What a spectacle was that! The heads of the Jewish nation leading their own Messiah in chains to deliver Him up to a Gentile governor, with the petition that He should be put to death! Shades of the heroes and the prophets, who loved this nation and boasted of it and foretold its glorious fate, the hour of destiny has come, and this is the result!

It was an act of national suicide. But was it not more? Was it not the frustration of the purpose and the promise of God? So it certainly appeared to be. Yet He is not mocked. Even through human sin His purpose holds on its way. The Jews brought the Son of God to Pilate's judgment-seat, that both Jew and Gentile might unite in condemning Him; for it was part of the work of the Redeemer to expose human sin, and here was to be exhibited the ne plus ultra of wickedness, as the hand of humanity was lifted up against its Maker. And yet that death was to be the life of humanity; and Jesus, standing between Jew and Gentile, was to unite them in the fellowship of a common salvation. "Oh the depth both of the wisdom and knowledge of God! How unsearchable are His judgments, and His ways past finding out!"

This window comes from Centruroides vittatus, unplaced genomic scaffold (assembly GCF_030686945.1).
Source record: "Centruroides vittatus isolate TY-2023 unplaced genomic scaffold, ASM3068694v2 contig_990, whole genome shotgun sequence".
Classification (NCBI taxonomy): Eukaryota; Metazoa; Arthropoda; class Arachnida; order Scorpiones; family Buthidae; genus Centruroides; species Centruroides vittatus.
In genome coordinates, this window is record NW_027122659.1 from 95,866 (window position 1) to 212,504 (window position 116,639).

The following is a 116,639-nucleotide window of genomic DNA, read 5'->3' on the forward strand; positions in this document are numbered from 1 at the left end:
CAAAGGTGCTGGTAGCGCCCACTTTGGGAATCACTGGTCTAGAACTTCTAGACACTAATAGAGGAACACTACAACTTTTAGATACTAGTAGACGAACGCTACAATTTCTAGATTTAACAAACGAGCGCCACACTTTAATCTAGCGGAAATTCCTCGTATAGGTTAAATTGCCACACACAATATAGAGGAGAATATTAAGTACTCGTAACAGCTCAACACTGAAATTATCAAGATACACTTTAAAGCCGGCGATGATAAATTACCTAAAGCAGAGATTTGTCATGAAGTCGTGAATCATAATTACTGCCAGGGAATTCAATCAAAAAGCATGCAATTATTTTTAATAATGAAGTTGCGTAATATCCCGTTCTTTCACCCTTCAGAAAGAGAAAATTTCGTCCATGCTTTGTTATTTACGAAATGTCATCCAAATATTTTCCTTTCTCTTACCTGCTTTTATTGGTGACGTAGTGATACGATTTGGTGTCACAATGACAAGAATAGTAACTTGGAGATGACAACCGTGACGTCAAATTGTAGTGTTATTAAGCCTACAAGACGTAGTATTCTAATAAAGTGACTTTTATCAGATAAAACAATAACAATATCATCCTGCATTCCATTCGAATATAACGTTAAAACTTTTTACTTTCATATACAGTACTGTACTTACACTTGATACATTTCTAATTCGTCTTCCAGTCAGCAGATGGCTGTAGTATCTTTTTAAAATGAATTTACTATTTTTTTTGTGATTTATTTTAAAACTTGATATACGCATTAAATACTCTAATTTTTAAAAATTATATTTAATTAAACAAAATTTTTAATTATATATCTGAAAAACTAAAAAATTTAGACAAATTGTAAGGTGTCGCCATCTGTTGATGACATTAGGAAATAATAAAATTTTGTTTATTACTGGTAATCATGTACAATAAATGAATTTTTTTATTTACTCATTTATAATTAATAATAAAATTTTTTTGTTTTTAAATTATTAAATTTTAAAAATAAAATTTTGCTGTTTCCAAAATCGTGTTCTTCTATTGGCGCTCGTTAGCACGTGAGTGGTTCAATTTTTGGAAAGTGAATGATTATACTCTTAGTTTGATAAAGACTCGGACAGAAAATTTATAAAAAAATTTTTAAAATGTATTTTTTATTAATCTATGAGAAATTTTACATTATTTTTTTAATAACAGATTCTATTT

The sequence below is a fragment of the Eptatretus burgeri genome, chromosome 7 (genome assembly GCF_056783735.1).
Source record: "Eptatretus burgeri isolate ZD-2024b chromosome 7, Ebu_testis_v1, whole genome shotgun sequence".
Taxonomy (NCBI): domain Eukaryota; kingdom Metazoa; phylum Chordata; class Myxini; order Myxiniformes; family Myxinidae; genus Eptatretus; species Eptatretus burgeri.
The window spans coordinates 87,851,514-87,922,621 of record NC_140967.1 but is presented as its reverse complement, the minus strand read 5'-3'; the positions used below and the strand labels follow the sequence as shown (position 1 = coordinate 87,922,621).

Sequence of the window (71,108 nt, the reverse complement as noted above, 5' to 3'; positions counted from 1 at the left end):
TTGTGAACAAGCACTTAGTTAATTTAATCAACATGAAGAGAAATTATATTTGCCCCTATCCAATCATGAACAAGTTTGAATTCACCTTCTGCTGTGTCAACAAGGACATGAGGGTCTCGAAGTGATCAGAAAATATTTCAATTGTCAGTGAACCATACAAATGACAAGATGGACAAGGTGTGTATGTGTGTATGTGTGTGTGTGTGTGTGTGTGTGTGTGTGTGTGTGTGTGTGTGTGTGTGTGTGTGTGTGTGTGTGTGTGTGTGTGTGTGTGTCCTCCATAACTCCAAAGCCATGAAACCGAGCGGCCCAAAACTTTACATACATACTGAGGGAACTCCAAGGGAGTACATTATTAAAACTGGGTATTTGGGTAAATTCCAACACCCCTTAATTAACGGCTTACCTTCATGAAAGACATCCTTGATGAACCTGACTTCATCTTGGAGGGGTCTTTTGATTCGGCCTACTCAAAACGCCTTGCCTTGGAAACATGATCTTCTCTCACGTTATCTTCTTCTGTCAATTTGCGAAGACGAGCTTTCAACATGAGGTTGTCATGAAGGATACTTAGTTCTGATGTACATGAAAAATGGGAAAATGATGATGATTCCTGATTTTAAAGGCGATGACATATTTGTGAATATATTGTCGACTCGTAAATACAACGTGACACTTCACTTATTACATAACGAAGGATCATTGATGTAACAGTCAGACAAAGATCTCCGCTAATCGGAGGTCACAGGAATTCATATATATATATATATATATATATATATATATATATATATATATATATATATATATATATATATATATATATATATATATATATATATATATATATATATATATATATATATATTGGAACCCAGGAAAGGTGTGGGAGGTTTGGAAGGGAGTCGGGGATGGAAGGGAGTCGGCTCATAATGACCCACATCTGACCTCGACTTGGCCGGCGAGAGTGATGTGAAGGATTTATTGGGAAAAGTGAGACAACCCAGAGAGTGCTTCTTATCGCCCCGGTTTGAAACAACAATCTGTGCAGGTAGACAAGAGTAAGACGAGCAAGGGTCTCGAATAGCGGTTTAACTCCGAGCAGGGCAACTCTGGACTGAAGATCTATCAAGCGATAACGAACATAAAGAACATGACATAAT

Pilate at once demanded what was the accusation which they brought against the Prisoner.

The reply was a characteristic one, "If He were not a malefactor, we would not have delivered Him up unto thee." This was as broad a hint as they could give that they desired the governor to waive his right to re-try the case, accepting their trial of it as sufficient, and content himself with the other half of his prerogative -- the passing and the execution of the sentence. Sometimes provincial governors did so, either through indolence or out of compliment to the native authorities; and especially in a religious cause, which a foreigner could not be expected to understand, such a compliment might seem a boon which it was not unreasonable to ask.